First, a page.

Central America Caribbean » Cuba June 2nd 2017

Very happy circumstances marked the start of our trip to Cuba. I recently finished my PhD in Science Education after five years of study at Teachers College, Columbia University. I decided to go to graduate school in order to keep growing and learning, as well as open up opportunities in the future. I did grow a lot, and completing the degree stands as one of my life’s greatest challenges and accomplishments. I leave graduate school with no regrets and great excitement about the future. Before leaving, a whirlwind of activities kept us occupied. There were the graduation festivities to attend, and both my mother and mother-in-law were in town and staying with us in our one bedroom apartment. I often reflect on how the extent of my travels may lead one to believe that I am ... read more

Last full day in Cuban paradise with nothing to do. We had breakfast, back to the room, changed and lubed up for the beach. Everyone had some part on their body over-exposed to sun. But for the most part, we were all doing well. Kirsten leaned that we could walk to a private beach. We were up for one more adventure. We headed down the sand to find the private beach. It was a good walk and we even had to take to the ocean to get around a bunch of dead trees to take up the path again. There was one sign that had an arrow on it and the word “bar”. Sweet! Think again, this is Cuba and our expectations needed to remain low. It was a private beach, and there was an area ... read more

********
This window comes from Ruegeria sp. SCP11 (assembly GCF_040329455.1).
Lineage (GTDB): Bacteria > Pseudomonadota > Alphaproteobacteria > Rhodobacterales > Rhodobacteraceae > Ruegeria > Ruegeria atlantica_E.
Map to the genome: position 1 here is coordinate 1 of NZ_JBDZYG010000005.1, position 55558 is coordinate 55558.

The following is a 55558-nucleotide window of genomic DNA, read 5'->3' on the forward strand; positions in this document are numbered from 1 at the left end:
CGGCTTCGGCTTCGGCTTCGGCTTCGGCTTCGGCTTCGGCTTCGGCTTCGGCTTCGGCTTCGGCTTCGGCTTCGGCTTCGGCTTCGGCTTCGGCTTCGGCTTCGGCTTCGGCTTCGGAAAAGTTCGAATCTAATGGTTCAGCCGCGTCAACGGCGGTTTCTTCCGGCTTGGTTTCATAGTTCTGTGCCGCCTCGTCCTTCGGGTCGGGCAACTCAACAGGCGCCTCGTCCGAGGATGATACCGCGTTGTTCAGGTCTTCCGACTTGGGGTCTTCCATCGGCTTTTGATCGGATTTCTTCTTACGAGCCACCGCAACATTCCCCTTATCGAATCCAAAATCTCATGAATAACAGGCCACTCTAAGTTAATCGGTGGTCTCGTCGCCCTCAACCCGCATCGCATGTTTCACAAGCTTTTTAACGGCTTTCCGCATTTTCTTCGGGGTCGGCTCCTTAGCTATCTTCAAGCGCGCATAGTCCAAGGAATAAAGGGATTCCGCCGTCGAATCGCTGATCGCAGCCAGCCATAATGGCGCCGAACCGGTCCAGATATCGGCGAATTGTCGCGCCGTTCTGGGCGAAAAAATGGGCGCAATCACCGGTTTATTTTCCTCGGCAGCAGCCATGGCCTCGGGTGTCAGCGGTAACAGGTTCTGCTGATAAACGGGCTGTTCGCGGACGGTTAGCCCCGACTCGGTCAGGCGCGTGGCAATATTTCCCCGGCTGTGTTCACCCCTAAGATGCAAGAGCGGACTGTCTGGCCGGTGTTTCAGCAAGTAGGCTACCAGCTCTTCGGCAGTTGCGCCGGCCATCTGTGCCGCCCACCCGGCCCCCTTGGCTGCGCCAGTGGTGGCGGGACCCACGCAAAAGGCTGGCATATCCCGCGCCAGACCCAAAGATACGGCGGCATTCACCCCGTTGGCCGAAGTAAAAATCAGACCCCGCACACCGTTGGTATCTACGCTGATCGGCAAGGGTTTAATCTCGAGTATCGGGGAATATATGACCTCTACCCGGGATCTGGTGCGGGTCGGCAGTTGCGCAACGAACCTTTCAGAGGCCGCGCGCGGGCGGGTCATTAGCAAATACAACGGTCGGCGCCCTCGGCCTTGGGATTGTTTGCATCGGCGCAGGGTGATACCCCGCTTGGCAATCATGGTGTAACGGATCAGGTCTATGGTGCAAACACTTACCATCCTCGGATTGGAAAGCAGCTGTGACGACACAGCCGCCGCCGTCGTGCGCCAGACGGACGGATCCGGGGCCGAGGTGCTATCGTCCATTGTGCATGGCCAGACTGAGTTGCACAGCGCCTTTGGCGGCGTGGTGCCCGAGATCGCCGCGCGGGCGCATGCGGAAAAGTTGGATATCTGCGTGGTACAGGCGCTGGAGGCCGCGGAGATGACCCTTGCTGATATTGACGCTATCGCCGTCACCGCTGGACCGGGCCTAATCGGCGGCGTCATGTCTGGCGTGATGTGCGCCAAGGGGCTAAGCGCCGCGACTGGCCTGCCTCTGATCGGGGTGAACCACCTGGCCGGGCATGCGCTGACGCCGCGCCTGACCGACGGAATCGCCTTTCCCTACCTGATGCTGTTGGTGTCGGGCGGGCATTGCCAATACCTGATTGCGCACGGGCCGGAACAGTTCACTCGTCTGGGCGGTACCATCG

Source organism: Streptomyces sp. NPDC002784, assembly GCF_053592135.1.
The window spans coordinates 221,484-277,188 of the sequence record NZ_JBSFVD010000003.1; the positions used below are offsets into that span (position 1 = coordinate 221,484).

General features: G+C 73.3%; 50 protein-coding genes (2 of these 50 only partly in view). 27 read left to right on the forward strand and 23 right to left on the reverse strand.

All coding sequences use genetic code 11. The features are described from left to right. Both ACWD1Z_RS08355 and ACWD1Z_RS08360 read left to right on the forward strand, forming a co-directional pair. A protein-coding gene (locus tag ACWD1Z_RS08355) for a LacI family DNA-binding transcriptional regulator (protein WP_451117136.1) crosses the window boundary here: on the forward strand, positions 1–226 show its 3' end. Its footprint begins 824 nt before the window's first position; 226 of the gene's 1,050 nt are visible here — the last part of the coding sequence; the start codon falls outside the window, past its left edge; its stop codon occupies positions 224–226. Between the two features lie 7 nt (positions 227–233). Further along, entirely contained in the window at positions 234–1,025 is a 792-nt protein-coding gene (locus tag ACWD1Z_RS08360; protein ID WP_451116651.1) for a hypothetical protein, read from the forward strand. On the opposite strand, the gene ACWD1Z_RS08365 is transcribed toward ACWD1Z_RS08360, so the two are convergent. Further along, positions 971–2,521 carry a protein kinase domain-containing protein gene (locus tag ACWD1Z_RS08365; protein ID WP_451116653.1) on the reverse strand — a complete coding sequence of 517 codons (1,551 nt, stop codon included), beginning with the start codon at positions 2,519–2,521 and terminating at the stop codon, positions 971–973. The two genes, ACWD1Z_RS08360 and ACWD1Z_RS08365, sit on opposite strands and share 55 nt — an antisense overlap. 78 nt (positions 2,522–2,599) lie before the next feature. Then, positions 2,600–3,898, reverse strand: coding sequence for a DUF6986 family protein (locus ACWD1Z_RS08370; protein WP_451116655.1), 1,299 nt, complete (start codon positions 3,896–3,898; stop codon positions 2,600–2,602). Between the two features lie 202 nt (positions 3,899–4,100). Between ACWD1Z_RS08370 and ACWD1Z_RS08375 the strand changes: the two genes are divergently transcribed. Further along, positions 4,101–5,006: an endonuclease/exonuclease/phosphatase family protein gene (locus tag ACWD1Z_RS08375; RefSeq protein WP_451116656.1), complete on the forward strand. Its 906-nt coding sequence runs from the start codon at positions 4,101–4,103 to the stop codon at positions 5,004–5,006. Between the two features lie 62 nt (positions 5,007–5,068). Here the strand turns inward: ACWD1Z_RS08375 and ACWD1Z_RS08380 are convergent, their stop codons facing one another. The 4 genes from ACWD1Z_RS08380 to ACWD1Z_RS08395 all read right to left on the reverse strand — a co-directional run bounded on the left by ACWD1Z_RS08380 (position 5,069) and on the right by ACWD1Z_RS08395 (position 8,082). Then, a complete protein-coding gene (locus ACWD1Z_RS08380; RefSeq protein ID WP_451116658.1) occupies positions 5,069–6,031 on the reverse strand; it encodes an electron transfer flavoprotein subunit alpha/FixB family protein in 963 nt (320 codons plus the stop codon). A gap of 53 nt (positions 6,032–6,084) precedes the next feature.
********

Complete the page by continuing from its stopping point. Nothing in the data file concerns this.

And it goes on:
with glasses
sitting with glasses
Who is the troll in the background

From Leon we travelled to the Northern highlands of Nicaragua. This whole region is off the beaten track, far from the backpackers super highway through Central America. This is where most of the coffee in Nicaragua grows. The highlands are the most rural in the country, and people live a simple life in the most basic conditions we can imagine. The boys herding the cows wear boots and cowboy hats, the women use traditional firewood heated kitchens to prepare meals based on tortillas and roast there small batches of coffee. We spend one day climbing, jumping off cliffs and swimming the Somoto canyon. Because of the rainy season the water level is nicely high and pretty wild at places. We climb across steep parts high above the water to go around the whirlpools, we jump from ... read more